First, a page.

Engineers Develop A Brain On A Chip

Our abilities to multitask, to quickly learn complex maneuvers, and to instantly recognize objects even as infants are just some of the ways that human brains make use of our billions of synapses. Biologically, our brain requires fluid-filled cavities, nerve fibers, and numerous other cells and connections in order to function. This isn’t the case with a new kind of brain recently announced by a team of MIT engineers in Nature Nanotechnology. Compared to the size of a typical human brain, this new “brain-on-a-chip” is able to fit on a piece of confetti.

When you take a look at the chip, it is more similar to tiny metal carving than to any neurological organ. The technology used to design the chip is based on memristors – silicon-based components that mimic the transmissions of synapses. A concatenation of “memory” and “resistor”, they exist as passive circuit elements that retain a relationship between the time integrals of current and voltage across an element. As resistance varies, tiny read charges are able to access a history of applied voltage. This can be accomplished by hysteresis and other non-linear properties of passive circuitry.

These properties can be best observed at nanoscale levels, where they aren’t dwarfed by other electronic and field effects. A tiny positive and negative electrode are separated by a “switching medium”, or space between the two electrodes. Voltage applied to one end causes ions to flow through the medium, forming a conduction channel to the other end. These ions make up the electrical signal transmitted through the circuit.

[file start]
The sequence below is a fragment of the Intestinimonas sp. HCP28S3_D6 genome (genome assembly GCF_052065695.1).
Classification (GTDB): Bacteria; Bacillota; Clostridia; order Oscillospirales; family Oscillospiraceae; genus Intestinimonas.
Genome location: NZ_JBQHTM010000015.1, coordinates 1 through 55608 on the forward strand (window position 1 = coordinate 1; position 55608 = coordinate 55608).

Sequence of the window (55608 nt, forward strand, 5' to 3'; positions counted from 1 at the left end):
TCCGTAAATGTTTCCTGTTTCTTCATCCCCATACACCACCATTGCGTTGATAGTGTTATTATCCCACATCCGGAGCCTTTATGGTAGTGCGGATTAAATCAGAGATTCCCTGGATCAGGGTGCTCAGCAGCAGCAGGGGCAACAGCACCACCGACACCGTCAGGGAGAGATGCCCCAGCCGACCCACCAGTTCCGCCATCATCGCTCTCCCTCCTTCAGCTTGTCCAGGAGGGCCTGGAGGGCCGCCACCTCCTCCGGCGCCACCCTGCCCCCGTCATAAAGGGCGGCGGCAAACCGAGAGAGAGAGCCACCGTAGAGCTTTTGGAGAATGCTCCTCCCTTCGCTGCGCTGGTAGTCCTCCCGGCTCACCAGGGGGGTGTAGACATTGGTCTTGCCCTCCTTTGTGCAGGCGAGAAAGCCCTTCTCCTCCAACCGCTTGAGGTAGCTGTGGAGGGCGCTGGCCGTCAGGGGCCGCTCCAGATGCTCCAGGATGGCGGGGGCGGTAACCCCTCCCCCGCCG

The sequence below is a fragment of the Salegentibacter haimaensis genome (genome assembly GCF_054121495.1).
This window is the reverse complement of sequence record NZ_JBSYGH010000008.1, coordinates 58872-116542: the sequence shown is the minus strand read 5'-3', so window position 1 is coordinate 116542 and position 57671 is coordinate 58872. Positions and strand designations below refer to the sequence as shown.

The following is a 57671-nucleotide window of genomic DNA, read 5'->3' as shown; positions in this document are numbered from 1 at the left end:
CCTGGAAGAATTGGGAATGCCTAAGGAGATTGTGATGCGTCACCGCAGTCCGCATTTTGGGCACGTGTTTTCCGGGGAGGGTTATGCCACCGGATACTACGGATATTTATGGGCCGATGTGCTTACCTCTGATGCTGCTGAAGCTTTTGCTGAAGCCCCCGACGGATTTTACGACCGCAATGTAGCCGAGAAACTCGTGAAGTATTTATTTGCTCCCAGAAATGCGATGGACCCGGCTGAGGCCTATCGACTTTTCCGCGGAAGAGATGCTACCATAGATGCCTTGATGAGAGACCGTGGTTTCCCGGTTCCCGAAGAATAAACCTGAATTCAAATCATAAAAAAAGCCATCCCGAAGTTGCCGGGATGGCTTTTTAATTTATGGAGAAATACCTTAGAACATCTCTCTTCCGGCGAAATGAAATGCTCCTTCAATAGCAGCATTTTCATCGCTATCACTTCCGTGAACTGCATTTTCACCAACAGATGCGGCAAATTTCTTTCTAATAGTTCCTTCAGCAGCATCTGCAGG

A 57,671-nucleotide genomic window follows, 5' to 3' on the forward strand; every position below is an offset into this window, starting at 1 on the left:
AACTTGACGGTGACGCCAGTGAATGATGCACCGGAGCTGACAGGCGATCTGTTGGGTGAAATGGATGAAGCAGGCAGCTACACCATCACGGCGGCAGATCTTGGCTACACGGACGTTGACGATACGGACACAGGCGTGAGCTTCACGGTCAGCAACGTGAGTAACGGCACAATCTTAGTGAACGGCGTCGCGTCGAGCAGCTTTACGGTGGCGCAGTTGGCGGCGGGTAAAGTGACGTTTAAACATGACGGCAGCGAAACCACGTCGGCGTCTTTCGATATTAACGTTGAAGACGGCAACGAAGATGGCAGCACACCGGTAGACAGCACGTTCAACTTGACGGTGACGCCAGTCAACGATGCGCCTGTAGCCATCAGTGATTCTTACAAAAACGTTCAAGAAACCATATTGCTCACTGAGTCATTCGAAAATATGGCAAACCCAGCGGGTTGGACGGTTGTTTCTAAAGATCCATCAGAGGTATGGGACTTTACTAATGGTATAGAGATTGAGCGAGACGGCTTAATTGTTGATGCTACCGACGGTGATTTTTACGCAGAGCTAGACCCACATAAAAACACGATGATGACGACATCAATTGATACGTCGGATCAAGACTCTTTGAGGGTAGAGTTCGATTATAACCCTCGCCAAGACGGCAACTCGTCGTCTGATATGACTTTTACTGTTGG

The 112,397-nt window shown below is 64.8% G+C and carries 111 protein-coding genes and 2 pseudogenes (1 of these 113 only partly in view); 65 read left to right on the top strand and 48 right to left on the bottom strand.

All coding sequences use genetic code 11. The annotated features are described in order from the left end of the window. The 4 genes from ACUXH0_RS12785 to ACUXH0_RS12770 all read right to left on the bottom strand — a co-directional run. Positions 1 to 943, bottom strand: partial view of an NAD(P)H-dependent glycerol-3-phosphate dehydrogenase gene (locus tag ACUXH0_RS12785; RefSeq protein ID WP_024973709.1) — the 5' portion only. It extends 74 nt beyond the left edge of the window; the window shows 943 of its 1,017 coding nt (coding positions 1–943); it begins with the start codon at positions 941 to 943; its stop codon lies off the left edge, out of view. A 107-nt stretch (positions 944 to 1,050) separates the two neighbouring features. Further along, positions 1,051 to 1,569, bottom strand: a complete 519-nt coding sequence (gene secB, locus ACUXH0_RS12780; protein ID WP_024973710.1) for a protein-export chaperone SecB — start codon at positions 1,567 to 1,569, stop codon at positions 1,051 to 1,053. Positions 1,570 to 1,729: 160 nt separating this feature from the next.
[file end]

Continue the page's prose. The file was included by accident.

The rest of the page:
In order to fabricate these memristors, the researchers used alloys of silver for the positive electrode, and copper alongside silicon for the negative electrode. They sandwiched the two electrodes along an amorphous medium and patterned this on a silicon chip tens of thousands of times to create an array of memristors. To train the memristors, they ran the chips through visual tasks to store images and reproduce them until cleaner versions were produced. These new devices join a new category of research into neuromorphic computing – electronics that function similar to the way the brain’s neural architecture operates.

The opportunity for electronics that are capable of making instantaneous decisions without consulting other devices or the Internet spell the possibility of portable artificial intelligence systems. Though we already have software systems capable of simulating synaptic behavior, developing neuromorphic computing devices could vastly increase the capability of devices to do tasks once thought to belong solely to the human brain.

21 thoughts on “Engineers Develop A Brain On A Chip

  1. “Compared to the size of a typical human brain, this new “brain-on-a-chip” is able to fit on a piece of confetti.”

    I suspect there isn’t a power equivalency.

      1. Well of course not. But you got to understand that those billions of elements that you are talking about, that the brain has, are used for far more than what is required by an artificial brain. Because it does not require a biological body to doesn’t need billions to be useful in AI. Also, the thinking process would be much more efficient. Without having to deal with such things as emotions, pain, fear, fatigue, and many many more things that can interfere with a real brain’s problem solving function, an artificial brain dosen’t necessarily need those billions of elements to match the logical power of a real brain.